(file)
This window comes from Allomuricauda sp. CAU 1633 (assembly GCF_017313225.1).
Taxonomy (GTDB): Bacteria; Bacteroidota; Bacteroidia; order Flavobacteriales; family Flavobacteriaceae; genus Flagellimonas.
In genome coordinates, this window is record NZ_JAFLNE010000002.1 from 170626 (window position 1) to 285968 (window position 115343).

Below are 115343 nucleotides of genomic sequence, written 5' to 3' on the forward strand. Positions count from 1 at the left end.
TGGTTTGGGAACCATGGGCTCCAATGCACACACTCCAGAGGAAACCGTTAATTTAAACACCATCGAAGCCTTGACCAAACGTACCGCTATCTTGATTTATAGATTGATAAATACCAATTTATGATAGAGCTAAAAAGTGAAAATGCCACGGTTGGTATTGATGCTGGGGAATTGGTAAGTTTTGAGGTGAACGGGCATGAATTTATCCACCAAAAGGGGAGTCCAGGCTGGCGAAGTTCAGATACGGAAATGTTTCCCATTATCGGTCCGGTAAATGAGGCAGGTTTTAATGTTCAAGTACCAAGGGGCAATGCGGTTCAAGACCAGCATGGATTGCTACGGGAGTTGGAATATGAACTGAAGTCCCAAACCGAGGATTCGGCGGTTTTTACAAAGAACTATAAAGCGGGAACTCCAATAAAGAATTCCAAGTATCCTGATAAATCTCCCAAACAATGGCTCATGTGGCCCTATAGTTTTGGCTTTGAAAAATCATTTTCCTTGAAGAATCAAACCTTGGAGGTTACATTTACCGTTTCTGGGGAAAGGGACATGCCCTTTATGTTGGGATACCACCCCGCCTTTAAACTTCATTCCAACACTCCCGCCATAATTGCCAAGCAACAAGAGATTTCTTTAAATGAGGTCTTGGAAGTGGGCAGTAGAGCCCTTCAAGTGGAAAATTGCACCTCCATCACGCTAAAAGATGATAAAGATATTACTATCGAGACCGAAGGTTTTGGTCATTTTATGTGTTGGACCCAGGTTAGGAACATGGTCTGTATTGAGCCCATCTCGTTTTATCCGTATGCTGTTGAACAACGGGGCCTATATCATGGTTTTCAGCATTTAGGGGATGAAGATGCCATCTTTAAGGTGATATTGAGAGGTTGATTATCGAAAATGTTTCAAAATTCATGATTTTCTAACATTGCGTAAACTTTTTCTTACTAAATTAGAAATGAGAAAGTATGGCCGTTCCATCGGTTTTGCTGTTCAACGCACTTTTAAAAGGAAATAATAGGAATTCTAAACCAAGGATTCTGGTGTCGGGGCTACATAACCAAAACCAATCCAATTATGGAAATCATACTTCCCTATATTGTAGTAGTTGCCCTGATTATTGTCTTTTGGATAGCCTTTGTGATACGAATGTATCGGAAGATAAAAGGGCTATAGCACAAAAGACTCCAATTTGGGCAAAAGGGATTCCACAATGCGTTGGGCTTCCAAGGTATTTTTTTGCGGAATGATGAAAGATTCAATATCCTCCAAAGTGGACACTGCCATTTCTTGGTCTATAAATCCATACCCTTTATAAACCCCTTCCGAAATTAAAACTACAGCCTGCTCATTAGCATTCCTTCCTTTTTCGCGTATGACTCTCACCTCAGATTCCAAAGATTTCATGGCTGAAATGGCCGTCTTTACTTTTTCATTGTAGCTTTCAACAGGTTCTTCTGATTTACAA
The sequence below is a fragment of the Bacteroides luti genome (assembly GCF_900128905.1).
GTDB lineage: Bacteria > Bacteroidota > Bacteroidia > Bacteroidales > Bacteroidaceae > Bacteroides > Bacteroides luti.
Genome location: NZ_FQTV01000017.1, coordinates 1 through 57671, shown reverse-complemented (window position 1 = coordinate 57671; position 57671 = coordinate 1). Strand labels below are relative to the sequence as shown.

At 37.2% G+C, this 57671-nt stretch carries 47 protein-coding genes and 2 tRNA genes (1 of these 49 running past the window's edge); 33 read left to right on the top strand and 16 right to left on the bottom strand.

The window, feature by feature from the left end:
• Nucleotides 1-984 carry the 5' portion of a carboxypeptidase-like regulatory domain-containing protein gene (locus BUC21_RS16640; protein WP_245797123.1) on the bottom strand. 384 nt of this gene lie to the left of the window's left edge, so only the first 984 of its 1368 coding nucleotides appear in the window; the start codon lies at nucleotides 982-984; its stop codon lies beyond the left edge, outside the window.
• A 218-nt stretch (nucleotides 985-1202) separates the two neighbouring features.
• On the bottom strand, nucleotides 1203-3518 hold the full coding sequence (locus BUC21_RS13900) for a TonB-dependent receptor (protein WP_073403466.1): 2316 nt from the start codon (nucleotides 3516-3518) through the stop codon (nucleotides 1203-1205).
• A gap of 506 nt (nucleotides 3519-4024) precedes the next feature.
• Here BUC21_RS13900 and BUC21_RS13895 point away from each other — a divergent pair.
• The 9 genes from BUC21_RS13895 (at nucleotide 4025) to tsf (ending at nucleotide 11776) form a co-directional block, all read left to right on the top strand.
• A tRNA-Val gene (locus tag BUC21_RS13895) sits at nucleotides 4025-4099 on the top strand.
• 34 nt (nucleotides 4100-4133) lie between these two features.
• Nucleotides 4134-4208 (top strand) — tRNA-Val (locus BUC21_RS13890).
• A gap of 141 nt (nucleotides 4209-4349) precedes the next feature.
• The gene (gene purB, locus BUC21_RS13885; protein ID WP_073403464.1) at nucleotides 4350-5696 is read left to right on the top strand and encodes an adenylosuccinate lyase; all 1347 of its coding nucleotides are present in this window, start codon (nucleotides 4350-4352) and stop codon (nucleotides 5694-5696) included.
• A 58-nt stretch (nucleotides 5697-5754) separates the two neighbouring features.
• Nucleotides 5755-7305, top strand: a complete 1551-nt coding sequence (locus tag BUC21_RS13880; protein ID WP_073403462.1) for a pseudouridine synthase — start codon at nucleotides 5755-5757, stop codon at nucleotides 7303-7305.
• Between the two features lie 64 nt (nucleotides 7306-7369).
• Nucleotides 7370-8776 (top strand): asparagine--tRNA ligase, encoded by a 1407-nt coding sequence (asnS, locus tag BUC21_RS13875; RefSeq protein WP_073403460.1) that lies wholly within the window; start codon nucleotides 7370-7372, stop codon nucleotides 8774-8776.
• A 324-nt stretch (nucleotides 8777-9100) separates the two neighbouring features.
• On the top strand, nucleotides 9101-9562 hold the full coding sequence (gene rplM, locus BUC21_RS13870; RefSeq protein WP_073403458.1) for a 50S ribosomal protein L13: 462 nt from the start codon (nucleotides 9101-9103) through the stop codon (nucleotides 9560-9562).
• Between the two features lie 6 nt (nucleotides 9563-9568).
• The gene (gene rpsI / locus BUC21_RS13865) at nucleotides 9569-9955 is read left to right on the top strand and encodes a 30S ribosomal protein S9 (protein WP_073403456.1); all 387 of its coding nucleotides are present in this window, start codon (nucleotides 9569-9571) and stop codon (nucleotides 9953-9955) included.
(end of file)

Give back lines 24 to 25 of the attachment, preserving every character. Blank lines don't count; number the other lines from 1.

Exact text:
• Between the two features lie 64 nt (nucleotides 7306-7369).
• Nucleotides 7370-8776 (top strand): asparagine--tRNA ligase, encoded by a 1407-nt coding sequence (asnS, locus tag BUC21_RS13875; RefSeq protein WP_073403460.1) that lies wholly within the window; start codon nucleotides 7370-7372, stop codon nucleotides 8774-8776.